Carrie, although mentally prepared to have a change in her lifestyle, is unable to act for a while. Dreiser interrupts the plot to describe his philosophy of life, which involves an upward trend for the youth and a downward trend for the aged. Thus we can see Carrie rise and Hurstwood start to fall.
Hurstwood starts to become morose and less inclined to greet his customers. Soon the establishment is producing less income and he is forced to cut back. Hurstwood finally tells Carrie that he is having trouble and proposes moving to a smaller flat. This, coupled with news that the Vances are moving, causes Carrie to wonder if Hurstwood can continue to support her.
They move into a new flat and Hurstwood tries to start saving money. However, the land on which he runs the bar is sold and the new owner tells them he will not renew the lease. This means that Hurstwood loses all his money and is essentially broke. He spends a month looking for new work, but finally is forced to tell Carrie what has happened.
A key theme in the novel is elaborated by Dreiser in the second paragraph. Here he lays out his philosophy of life, a philosophy that is expressed throughout the book, namely an upward trend followed by a downward trend. This is shown crunched into one novel through Carrie's youth and rise and Hurstwood's age and fall. Although happening simultaneously, these two should be viewed as one continuous line, first rising and then falling.
Newspapers become an even stronger image and are used more frequently by Hurstwood then ever before. "Each day he could read in the evening paper..." (261). Later Dreiser informs us that Hurstwood spends his time reading newspapers and brooding. This again represent that Hurstwood is only able to look at the past rather than forward into the future.
Hurstwood searches for a new place to buy a partnership in but is unable to find anything cheap enough that still meets his criteria. He and Carrie have trouble speaking to each other and no longer share any form of love in their relationship. The last day of his lease arrives and Hurstwood divides the assets with his partner and leaves. He returns home and tells Carrie that he must look for a job in order to save up more money before going into business for himself again. He walks for several days but fails to find anything. In the end, Hurstwood returns home and buries himself in a newspaper.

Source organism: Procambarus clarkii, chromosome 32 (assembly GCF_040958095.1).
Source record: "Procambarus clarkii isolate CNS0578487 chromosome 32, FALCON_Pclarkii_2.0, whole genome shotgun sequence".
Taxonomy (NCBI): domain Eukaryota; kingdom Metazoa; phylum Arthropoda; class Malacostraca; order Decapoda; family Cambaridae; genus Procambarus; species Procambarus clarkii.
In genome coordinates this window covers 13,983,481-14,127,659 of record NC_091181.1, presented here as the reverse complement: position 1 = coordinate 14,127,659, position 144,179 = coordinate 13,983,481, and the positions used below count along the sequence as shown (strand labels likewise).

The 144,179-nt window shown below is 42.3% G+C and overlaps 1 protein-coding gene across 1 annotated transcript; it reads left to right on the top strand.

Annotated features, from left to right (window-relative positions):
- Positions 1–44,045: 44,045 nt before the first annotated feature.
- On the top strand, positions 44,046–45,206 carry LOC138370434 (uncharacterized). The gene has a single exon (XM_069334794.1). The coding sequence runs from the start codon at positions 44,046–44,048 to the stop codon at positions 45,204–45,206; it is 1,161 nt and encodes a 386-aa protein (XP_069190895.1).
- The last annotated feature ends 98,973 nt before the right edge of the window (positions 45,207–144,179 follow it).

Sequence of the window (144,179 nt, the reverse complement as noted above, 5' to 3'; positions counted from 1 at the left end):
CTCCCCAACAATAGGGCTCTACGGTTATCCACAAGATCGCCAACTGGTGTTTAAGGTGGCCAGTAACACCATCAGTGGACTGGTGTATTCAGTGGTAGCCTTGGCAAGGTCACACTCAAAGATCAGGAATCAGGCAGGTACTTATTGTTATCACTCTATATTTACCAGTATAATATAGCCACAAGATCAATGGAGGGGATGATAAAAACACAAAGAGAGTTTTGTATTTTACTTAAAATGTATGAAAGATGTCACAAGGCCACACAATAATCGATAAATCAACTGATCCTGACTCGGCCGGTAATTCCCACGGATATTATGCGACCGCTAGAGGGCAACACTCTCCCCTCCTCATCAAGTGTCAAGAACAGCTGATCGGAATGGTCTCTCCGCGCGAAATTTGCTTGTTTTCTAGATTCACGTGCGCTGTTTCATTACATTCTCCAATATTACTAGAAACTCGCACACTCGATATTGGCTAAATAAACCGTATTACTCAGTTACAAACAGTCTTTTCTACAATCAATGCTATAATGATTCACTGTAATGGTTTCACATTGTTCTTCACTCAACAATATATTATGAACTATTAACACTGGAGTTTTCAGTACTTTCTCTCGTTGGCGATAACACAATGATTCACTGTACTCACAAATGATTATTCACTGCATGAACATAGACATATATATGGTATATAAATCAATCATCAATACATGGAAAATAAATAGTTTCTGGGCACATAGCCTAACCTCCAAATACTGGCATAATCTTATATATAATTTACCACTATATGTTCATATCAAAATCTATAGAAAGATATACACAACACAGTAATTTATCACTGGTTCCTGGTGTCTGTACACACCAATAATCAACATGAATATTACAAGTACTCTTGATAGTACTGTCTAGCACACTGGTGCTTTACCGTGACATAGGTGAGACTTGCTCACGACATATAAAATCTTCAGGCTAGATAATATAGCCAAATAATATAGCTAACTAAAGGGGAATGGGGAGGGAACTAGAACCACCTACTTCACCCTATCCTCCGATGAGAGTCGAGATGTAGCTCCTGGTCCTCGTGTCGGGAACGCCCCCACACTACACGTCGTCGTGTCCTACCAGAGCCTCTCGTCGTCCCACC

Carrie's predicament now becomes the same as when she lived with the Hansons, only now she is in the role of Minnie Hanson. Hurstwood pretends that he is saving up for something better, knowing how impossible it will be. This is unacceptable to Carrie; it is what she went to Drouet for in order to avoid. Hurstwood's decline is further delineated by the image of him burying himself in a newspaper at the end, metaphorically placing him in a dead past.
Hurstwood applies for a job as a whiskey salesman but does not get it. He fails again to find a job and starts spending his days going into a hotel and sitting in the lobby to stay warm. When a large snowstorm arrives, he starts staying at home, reading the newspapers to find out what is going on. The newspaper informs him that the storm is getting worse, and he also reads about the storm when it has ended.
Hurstwood goes once the storm is over but catches a cold and is laid up for several more days. He then stops looking for work altogether and starts to take over a large part of the household activities in an effort to save money. Soon he starts skimping on all the household necessities, including the amount of food. Carrie refuses to even sleep in the same bed with him after several months of this.